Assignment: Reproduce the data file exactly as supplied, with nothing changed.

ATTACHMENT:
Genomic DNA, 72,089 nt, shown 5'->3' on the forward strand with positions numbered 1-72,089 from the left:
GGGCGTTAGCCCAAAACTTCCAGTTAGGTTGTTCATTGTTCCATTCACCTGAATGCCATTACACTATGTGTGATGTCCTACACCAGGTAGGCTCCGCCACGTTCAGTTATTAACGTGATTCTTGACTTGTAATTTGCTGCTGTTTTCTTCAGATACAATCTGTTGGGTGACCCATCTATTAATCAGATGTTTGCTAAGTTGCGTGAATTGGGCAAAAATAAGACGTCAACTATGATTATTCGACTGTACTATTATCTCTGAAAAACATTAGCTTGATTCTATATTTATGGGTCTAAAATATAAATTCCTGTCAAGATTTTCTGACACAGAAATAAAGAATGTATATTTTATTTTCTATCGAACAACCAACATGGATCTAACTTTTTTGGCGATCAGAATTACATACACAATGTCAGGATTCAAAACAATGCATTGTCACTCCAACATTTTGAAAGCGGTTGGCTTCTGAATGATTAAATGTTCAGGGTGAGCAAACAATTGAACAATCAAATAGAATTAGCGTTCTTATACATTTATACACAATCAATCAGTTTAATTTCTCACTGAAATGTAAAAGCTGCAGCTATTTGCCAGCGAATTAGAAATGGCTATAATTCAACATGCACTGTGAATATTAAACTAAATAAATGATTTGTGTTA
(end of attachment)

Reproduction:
Genomic DNA, 72,089 nt, shown 5'->3' on the forward strand with positions numbered 1-72,089 from the left:
GGGCGTTAGCCCAAAACTTCCAGTTAGGTTGTTCATTGTTCCATTCACCTGAATGCCATTACACTATGTGTGATGTCCTACACCAGGTAGGCTCCGCCACGTTCAGTTATTAACGTGATTCTTGACTTGTAATTTGCTGCTGTTTTCTTCAGATACAATCTGTTGGGTGACCCATCTATTAATCAGATGTTTGCTAAGTTGCGTGAATTGGGCAAAAATAAGACGTCAACTATGATTATTCGACTGTACTATTATCTCTGAAAAACATTAGCTTGATTCTATATTTATGGGTCTAAAATATAAATTCCTGTCAAGATTTTCTGACACAGAAATAAAGAATGTATATTTTATTTTCTATCGAACAACCAACATGGATCTAACTTTTTTGGCGATCAGAATTACATACACAATGTCAGGATTCAAAACAATGCATTGTCACTCCAACATTTTGAAAGCGGTTGGCTTCTGAATGATTAAATGTTCAGGGTGAGCAAACAATTGAACAATCAAATAGAATTAGCGTTCTTATACATTTATACACAATCAATCAGTTTAATTTCTCACTGAAATGTAAAAGCTGCAGCTATTTGCCAGCGAATTAGAAATGGCTATAATTCAACATGCACTGTGAATATTAAACTAAATAAATGATTTGTGTTA